|2019-02-18 04:00 PM|
Glad you got it fixed!
That's an interesting outcome. A while back I too had some issues and ended up replacing my Phillips Multiswitch which was the same vintage / model as yours.
Check this thread: https://www.digitalhome.ca/forum/11-...please-15.html
I changed it to a Steren 201-747 4x8 Sky Switcher Multi-Switch after I couldn't find a Pico Macom TSMS-4/8 (Current Shaw standard).
Frequency Range: 950-2300 MHz
Noise Figure: 4.8 dB min
Cross Polar Isolation: 40 dB min
LNB to LNB Isolation: 35 dB min
Rec. to Rec. Isolation: 40 dB min
LNB A 13 V/0 kHz
LNB A 17 V/0 kHz
LNB B 13 V/22 kHz
LNB B 17 V/22 kHz
Power Supply Input: 24 Vdc
Receiver Power Input: 13/17 Vdc
Phase III Compatible
The Shaw standard is:
It's specs are pretty much the same. But neither of them fits your Eagle Aspen frequency range. ( 950-2300 MHz Vs. 54-2150 MHz for the Eagle Aspen).
In my situation, once I got the system back working I stopped monkeying around with it (of course!) and never went back to check the Phillips Multiswitch even though I had not fully determined if it was at fault (or the line losses were somehow just too much for it to overcome without the in-line amplifiers.) I also never spent the time to deduce which transponders were involved, or if (like you) the 13v & 18v connections were the problem. Maybe if I get ambitious I'll go back over the data and sort it out.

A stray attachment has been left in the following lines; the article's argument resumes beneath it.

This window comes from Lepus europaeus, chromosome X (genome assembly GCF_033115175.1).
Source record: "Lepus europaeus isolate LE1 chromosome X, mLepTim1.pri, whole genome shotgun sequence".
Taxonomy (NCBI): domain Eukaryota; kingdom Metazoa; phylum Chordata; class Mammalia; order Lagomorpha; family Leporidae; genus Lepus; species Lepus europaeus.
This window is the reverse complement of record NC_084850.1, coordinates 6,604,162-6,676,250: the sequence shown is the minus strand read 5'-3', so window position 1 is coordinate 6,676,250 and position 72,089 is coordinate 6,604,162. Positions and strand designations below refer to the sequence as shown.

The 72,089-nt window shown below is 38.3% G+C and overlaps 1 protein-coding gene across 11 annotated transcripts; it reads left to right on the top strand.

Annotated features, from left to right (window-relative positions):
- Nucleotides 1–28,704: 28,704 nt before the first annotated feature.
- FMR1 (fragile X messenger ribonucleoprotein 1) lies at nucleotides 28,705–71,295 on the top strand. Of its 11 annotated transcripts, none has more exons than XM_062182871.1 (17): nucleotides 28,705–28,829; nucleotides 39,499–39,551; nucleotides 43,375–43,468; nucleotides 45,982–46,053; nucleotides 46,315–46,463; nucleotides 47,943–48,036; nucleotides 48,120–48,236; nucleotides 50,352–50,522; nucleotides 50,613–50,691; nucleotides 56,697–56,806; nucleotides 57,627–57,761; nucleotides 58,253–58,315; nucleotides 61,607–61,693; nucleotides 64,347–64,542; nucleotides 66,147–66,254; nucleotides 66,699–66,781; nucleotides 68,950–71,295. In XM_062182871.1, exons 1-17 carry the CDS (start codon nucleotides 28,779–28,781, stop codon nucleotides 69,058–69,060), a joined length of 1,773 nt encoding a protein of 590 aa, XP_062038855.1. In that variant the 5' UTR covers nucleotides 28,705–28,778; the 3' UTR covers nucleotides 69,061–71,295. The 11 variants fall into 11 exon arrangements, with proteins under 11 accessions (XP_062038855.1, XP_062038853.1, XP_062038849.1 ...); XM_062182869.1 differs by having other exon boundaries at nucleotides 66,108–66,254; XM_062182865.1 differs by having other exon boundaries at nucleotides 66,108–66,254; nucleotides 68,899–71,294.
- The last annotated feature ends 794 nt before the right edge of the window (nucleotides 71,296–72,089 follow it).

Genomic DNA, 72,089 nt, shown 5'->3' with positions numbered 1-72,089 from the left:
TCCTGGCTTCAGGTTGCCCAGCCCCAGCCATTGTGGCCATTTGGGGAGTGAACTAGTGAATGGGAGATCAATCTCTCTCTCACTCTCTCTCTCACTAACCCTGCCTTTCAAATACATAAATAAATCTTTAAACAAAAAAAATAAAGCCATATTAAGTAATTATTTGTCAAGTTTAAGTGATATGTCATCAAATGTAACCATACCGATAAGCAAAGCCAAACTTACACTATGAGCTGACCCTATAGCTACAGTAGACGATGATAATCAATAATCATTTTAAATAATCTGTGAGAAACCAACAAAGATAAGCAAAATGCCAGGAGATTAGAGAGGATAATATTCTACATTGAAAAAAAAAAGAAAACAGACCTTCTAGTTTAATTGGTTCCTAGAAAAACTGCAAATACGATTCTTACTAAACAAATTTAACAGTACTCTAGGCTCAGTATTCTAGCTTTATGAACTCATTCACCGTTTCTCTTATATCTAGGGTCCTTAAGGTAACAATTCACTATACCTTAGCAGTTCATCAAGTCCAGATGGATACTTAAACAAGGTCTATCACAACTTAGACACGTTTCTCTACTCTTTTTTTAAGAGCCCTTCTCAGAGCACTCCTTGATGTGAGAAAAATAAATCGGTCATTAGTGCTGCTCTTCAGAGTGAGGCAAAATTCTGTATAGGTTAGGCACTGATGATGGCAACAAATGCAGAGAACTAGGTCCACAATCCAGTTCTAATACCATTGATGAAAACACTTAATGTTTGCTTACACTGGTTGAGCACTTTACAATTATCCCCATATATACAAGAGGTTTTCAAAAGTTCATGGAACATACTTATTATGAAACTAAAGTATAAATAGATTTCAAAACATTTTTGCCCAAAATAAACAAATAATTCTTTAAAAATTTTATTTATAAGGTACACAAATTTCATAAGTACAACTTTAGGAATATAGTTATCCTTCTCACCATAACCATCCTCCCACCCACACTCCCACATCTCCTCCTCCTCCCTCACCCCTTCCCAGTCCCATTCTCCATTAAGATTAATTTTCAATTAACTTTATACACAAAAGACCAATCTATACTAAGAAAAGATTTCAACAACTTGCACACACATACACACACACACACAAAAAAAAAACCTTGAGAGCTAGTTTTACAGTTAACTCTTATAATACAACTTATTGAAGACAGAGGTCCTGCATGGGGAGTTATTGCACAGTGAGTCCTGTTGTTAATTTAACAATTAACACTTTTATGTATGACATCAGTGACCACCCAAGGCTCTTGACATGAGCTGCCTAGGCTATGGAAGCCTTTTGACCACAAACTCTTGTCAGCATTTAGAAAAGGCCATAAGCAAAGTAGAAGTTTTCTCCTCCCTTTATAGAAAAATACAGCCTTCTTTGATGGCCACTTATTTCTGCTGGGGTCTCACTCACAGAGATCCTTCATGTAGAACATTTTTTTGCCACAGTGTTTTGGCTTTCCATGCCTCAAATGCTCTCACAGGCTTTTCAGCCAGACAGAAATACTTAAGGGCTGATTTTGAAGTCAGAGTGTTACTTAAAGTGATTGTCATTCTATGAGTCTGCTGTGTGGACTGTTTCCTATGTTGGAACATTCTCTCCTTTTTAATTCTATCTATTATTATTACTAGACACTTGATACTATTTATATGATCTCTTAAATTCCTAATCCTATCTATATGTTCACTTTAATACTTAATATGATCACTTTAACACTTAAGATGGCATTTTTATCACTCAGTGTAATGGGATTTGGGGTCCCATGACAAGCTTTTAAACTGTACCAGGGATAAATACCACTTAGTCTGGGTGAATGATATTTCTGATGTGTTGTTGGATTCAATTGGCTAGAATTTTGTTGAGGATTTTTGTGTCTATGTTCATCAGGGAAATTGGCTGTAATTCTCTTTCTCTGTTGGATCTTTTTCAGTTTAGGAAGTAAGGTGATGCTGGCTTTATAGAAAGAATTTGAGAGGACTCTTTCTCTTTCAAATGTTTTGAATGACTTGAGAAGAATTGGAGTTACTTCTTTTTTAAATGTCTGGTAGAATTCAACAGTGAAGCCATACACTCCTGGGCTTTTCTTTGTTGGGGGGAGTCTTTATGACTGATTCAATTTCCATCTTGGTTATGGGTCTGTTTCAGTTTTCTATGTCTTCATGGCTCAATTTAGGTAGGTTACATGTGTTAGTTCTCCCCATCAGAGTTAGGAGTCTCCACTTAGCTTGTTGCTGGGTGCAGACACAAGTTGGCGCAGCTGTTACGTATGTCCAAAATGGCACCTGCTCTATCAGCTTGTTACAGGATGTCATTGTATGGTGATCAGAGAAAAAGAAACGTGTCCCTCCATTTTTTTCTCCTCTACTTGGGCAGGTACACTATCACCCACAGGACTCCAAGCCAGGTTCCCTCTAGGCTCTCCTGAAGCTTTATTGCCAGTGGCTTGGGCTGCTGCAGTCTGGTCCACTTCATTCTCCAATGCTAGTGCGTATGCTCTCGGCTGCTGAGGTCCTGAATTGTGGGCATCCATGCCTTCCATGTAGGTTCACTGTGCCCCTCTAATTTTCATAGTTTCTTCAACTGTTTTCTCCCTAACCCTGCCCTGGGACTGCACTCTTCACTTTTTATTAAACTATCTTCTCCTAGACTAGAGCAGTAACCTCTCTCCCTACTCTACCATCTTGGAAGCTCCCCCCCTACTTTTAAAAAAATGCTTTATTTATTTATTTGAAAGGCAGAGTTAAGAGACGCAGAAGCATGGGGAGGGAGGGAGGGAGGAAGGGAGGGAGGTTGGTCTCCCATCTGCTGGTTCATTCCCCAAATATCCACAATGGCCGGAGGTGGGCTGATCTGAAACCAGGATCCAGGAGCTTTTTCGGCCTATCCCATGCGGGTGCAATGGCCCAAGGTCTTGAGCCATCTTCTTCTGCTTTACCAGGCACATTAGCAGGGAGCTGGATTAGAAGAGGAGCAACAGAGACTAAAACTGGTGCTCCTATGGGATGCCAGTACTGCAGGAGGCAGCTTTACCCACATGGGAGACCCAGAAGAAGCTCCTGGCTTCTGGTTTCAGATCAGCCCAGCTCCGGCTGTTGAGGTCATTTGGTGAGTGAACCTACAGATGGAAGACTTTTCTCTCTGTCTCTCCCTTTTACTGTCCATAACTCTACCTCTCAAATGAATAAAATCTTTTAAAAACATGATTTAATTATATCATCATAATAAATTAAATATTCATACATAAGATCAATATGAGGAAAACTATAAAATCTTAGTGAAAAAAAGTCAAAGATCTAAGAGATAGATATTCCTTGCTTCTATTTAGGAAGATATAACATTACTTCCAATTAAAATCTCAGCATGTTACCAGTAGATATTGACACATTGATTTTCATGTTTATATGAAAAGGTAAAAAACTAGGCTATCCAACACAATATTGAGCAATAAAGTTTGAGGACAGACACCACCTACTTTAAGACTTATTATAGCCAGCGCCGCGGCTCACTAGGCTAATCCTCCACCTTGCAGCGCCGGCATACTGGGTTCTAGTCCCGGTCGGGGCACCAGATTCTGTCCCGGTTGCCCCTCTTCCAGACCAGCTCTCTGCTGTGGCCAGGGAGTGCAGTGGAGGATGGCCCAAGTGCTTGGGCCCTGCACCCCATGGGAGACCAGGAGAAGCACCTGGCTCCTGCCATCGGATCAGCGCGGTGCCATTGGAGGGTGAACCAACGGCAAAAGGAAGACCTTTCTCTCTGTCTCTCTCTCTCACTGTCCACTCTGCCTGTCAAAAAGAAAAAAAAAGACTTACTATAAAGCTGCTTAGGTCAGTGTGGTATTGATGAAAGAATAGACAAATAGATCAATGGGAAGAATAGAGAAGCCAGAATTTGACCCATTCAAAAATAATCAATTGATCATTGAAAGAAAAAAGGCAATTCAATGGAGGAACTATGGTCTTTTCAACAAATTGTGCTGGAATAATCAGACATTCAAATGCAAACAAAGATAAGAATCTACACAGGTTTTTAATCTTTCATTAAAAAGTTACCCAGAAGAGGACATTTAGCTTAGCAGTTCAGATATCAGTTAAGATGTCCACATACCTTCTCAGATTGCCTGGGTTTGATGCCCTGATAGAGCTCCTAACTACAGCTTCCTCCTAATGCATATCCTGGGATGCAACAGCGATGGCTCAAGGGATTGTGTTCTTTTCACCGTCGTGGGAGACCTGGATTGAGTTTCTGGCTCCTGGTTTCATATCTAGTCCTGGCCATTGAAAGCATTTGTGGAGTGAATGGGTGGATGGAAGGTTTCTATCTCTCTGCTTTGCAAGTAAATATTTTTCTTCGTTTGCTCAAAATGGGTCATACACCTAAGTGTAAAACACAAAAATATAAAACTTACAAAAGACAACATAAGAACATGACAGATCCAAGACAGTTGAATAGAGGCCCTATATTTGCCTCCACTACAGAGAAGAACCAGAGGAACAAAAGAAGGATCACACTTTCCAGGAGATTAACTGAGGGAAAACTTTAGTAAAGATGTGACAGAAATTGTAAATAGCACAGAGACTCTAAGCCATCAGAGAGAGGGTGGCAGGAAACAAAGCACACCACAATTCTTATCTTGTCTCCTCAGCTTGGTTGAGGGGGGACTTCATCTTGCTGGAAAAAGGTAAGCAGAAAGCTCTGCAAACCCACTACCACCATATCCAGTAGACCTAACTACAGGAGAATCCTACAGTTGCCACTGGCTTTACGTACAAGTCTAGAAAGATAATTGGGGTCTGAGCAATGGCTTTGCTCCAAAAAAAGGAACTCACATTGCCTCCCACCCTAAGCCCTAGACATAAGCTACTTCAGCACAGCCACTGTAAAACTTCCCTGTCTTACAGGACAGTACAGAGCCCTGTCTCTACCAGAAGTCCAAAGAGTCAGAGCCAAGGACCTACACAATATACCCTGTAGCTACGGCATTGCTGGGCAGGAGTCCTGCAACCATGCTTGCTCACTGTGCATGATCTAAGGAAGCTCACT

I didn't scrap the Phillips Multiswitches but suspect they may have contributed to the loss of signal.
What's scary about your problem was the issue was cyclitic and happened at virtually the same time every day. I'm just glad you seem to have it sorted.
|2019-02-13 05:39 PM|
Looks like the 12-noon signal loss may be solved
I believe the Phillips is the problem. After Jan 21, anything plugged into 13v & 18v was problematic. When I swapped in my backup Aspen Eagle, this problem seemed to go away. If you look at the photos, there is a different frequency range between units. I wonder if Shaw did something, frequency wise, which caused a problem for the Phillips, or if the 13v & 18v dish connections just failed. The Phillips has been up, mostly untouched and working for maybe eight years?
|2019-02-12 10:06 AM|
|JackBauer009||tvmaster, Is everything back up and running for you?|
|2019-02-07 12:14 AM|
|tvmaster||OK, just a couple of more tests, but I think I may have it solved. stay tuned...|
|2019-02-06 04:32 PM|
I still think it is the multiswitch. 57 could be right with voltage charges due to appliances, etc as part of the problem. If it is on the same breaker, it is possible the multiswitch power has a failure at times. Or a grounding issue or frost on a connector outside. etc. Could be a number of things, but lets rule out the item that can cause this issue if not functioning 100%.
Just remove the multiswitch and see if it happens again on ALL the receivers.
|2019-02-06 03:18 PM|
Of course they do. All things man made age and fail over time.
However, I'm watching your posts elsewhere and as you say a "20 point drop, instantly, at the same time each day. That, to me, says atmospheric anomaly or transmission interference." This doesn't point to a multiswitch IMHO as it's a repeating daily occurrence and not all the time.
|2019-02-06 01:25 AM|
do multiswitches wear out and lose signal strength over time, being active, electronic devices?
|2018-12-31 06:52 PM|
|frenchophile||Howard: I am pretty sure the 5x8 has to be first when cascading|